LONDON (AP)—Austria’s Daniel Koellerer became the first tennis player Tuesday to be banned for life for attempting to fix matches.
Koellerer, a former Davis Cup player who once reached No. 55 in the world rankings, was found guilty of three violations of the sport’s anti-corruption rules, including “contriving or attempting to contrive the outcome of an event.”
The violations occurred between October 2009 and July 2010.
The Tennis Integrity Unit, an anti-corruption group, launched an investigation on behalf of the International Tennis Federation and the ATP and WTA tours. It would not specify which matches Koellerer was found to have manipulated.
Koellerer, who was also fined $100,000, denied the charges and is considering whether to appeal.
“This is a giant shock … I have been charged with approaching other players to fix matches,” he told Austrian radio station ORF Oe3. “I have been accused of asking other players to lose their match. That’s total nonsense.”
Koellerer’s manager, Manfred Nareyka, told ORF that the player “has been found guilty of fixing two matches involving other players and one match of his own,” but declined to reveal further details.
The Austrian tennis federation said it hadn’t received any official confirmation regarding the sanctions imposed on the player, who is currently ranked No. 385.
“If the sanctions … become legal, the federation will take appropriate measures on national level,” the Austrian body said.
Koellerer, nicknamed “Crazy Dani,” turned professional in 2002 but soon courted controversy by being suspended by the ATP twice for bad behavior on court—in 2004 and ’06. On the second occasion, he was banned for six months.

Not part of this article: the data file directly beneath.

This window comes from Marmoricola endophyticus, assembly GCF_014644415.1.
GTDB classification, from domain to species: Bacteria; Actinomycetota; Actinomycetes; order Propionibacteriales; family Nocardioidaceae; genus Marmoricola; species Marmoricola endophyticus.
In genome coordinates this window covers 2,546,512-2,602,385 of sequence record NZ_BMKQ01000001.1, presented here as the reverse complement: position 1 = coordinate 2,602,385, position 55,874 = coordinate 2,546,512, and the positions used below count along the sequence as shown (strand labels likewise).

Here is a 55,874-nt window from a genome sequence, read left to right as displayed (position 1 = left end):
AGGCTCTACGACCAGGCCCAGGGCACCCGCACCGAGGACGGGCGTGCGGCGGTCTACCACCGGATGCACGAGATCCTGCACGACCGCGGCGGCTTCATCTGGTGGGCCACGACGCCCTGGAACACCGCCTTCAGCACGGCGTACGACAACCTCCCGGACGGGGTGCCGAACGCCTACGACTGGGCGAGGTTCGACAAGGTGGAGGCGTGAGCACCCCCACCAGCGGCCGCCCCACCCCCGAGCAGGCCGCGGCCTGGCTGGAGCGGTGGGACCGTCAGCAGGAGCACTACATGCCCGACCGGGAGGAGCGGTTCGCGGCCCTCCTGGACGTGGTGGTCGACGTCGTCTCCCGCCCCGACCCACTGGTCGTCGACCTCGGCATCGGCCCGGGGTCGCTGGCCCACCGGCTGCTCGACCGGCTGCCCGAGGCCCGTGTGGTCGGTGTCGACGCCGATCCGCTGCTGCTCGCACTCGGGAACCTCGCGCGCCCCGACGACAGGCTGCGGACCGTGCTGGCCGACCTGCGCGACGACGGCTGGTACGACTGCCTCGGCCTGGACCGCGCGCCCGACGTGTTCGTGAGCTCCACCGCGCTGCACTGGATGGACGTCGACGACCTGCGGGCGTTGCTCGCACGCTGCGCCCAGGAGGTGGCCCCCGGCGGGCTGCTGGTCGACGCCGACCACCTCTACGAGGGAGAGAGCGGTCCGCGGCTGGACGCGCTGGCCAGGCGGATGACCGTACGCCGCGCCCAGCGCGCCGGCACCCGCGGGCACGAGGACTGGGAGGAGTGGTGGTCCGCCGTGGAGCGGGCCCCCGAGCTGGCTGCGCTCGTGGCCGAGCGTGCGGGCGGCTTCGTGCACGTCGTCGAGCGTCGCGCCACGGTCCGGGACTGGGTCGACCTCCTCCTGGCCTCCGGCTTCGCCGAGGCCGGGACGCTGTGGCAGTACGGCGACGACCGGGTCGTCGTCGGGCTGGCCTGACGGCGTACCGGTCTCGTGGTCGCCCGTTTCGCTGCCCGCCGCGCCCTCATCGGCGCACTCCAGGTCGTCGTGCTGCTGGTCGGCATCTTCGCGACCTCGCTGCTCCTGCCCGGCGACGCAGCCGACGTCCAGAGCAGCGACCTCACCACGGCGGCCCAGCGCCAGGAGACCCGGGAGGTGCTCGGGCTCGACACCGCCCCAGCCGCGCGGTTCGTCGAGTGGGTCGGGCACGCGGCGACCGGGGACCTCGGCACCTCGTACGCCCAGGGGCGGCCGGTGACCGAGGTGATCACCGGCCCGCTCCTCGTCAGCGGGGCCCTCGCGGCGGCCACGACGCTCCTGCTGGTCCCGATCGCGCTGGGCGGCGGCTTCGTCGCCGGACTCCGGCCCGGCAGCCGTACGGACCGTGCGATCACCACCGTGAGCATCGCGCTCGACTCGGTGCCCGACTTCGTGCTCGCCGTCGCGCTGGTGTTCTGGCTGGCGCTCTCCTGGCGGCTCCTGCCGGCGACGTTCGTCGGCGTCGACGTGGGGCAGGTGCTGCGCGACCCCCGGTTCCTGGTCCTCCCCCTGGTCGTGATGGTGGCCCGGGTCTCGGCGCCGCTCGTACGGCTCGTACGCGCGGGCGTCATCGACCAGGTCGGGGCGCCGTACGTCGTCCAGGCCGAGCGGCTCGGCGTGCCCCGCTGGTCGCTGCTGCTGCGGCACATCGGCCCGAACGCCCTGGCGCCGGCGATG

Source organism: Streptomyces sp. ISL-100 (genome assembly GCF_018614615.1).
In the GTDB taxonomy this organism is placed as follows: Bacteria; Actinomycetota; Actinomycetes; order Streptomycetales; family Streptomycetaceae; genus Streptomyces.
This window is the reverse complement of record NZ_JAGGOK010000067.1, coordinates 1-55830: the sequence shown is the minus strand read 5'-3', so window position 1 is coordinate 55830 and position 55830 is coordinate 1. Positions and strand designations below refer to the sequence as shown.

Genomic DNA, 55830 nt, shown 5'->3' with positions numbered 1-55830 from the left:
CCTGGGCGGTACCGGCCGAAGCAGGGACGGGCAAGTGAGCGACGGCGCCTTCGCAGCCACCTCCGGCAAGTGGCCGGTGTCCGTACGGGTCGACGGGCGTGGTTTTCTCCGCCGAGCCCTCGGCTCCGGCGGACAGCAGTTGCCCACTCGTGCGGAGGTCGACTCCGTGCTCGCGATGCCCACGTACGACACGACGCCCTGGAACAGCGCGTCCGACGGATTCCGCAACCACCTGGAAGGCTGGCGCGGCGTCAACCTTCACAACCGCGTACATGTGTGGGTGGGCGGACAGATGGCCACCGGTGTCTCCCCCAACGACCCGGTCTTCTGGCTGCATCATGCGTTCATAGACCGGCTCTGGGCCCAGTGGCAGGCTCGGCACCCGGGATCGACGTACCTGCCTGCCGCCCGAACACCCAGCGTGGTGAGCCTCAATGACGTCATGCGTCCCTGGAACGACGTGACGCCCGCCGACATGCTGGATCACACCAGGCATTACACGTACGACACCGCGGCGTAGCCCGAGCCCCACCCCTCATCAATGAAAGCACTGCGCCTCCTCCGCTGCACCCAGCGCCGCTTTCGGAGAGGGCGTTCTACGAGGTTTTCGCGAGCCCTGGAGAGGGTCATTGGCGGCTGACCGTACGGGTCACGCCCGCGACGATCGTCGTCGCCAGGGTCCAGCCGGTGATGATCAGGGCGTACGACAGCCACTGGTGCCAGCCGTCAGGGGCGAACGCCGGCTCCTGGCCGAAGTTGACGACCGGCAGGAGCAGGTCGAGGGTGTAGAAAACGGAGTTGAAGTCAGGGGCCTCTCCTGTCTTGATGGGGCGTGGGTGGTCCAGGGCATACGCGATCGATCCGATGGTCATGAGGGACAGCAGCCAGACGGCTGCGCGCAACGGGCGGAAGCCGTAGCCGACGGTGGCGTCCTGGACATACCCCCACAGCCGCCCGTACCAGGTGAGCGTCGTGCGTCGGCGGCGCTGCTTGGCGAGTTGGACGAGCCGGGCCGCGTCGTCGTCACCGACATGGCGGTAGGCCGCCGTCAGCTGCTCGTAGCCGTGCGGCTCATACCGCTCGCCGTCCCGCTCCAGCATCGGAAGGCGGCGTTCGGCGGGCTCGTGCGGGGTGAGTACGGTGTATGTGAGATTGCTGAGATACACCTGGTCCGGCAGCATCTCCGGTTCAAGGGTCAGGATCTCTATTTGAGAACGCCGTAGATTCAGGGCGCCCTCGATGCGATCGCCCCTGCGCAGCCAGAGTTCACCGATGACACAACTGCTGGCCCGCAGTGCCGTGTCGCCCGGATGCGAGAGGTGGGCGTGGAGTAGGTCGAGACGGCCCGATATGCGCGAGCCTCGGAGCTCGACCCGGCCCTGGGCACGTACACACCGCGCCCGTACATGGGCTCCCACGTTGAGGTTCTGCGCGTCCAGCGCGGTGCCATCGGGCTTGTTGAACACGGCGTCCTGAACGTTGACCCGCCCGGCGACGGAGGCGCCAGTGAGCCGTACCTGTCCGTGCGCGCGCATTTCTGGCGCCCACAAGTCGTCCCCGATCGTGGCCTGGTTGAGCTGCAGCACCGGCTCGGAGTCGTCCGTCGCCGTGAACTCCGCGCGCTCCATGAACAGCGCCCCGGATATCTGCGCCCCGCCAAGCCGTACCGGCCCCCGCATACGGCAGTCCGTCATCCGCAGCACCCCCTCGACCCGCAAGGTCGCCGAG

In August 2010, Koellerer and Nareyka were placed on two years’ probation after the player’s personal website listed odds for matches and had links to sites for placing bets. At that time, Koellerer and Nareyka admitted breaking rules about “facilitating betting.”
The tennis anti-corruption group said Tuesday the latest findings came following a separate investigation.
Koellerer climbed to a career-best No. 55 after reaching the third round at the 2009 U.S. Open and won six titles on the lower-ranked Challenger circuit. He never won an ATP Tour event.
Koellerer played Davis Cup for Austria once but lost both his singles matches during the team’s 3-2 win over Slovakia in 2010.
Tuesday’s findings were considered at an independent anti-corruption hearing in London on April 27-28, the details of which will not be released.
Russian player Nikolay Davydenko was cleared in 2008 of any wrongdoing following an investigation by the ATP into suspicious betting patterns surrounding his match against 87th-ranked Martin Vassallo Arguello the previous year.
Among the lower-ranked players sanctioned by the ATP in recent years for betting on matches were five Italians—Potito Starace, Daniele Bracciali, Alessio Di Mauro, Giorgio Galimberti and Federico Luzzi—who were given suspensions ranging from six weeks to nine months between 2007-08. Late French player Mathieu Montcourt was also banned for two months in 2008.